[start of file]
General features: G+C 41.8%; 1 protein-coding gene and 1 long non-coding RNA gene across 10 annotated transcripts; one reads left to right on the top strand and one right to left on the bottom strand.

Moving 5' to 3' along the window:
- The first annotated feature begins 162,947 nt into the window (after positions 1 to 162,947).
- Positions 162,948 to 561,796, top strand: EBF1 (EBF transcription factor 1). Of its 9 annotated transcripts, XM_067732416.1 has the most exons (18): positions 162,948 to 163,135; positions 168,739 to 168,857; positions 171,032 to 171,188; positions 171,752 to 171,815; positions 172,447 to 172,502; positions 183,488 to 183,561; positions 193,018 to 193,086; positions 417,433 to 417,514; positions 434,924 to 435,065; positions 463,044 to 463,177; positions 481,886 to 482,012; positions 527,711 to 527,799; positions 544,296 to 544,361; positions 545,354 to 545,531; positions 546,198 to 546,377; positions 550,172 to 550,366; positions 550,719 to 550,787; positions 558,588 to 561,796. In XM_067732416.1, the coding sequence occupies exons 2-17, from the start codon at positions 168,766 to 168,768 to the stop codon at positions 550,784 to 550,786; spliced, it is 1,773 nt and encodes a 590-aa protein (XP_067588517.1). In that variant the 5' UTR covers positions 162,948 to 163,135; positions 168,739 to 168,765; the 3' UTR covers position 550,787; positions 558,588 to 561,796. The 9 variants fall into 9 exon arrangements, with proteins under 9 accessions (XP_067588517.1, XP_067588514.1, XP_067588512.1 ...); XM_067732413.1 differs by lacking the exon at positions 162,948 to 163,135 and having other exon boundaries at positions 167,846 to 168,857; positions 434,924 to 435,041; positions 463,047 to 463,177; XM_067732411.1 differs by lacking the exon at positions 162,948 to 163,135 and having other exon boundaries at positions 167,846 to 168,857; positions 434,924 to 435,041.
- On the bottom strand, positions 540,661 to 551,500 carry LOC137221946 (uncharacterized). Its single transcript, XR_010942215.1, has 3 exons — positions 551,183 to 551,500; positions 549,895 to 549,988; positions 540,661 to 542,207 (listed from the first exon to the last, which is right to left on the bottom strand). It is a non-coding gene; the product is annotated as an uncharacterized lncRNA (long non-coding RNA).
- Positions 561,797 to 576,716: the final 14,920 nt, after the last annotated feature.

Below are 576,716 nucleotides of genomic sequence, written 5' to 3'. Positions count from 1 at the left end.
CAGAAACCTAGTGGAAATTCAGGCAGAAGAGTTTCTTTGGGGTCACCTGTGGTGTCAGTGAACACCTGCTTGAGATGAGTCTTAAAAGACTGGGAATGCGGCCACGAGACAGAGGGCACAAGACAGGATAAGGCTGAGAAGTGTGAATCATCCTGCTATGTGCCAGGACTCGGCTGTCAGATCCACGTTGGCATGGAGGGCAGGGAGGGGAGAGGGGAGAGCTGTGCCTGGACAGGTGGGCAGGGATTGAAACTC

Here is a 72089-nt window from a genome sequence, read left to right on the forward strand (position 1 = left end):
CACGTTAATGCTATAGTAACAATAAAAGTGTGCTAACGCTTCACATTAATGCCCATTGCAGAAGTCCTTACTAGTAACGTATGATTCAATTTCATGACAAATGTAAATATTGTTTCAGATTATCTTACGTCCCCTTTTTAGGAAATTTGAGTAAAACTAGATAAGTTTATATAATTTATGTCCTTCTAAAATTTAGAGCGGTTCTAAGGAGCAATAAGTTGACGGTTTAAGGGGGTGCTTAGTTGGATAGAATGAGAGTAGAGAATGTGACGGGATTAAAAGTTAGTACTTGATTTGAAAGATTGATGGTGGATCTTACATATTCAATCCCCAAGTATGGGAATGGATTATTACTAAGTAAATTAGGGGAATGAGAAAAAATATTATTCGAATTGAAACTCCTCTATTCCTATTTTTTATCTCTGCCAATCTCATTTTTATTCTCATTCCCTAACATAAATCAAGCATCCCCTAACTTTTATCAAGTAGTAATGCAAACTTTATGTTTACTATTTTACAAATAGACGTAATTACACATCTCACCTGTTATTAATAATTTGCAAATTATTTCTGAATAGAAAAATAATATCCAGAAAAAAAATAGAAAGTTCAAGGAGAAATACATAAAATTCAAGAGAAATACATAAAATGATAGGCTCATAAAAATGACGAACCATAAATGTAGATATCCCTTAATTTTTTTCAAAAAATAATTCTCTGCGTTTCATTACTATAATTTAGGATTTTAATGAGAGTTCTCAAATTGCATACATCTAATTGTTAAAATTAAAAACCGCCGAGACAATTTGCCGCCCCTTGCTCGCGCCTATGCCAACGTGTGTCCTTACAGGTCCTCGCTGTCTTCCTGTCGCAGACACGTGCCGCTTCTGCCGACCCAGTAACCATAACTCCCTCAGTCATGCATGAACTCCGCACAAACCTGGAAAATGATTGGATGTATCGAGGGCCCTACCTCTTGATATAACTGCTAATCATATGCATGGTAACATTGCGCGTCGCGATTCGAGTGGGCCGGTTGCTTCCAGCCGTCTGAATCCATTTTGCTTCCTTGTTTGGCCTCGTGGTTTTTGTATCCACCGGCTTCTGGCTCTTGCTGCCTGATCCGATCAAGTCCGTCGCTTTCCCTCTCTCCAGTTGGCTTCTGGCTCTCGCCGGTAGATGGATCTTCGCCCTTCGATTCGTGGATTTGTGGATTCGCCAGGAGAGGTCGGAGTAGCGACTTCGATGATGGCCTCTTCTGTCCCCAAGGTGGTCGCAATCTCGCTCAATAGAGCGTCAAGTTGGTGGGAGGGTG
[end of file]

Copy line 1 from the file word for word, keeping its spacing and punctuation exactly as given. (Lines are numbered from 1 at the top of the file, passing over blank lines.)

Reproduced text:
General features: G+C 41.8%; 1 protein-coding gene and 1 long non-coding RNA gene across 10 annotated transcripts; one reads left to right on the top strand and one right to left on the bottom strand.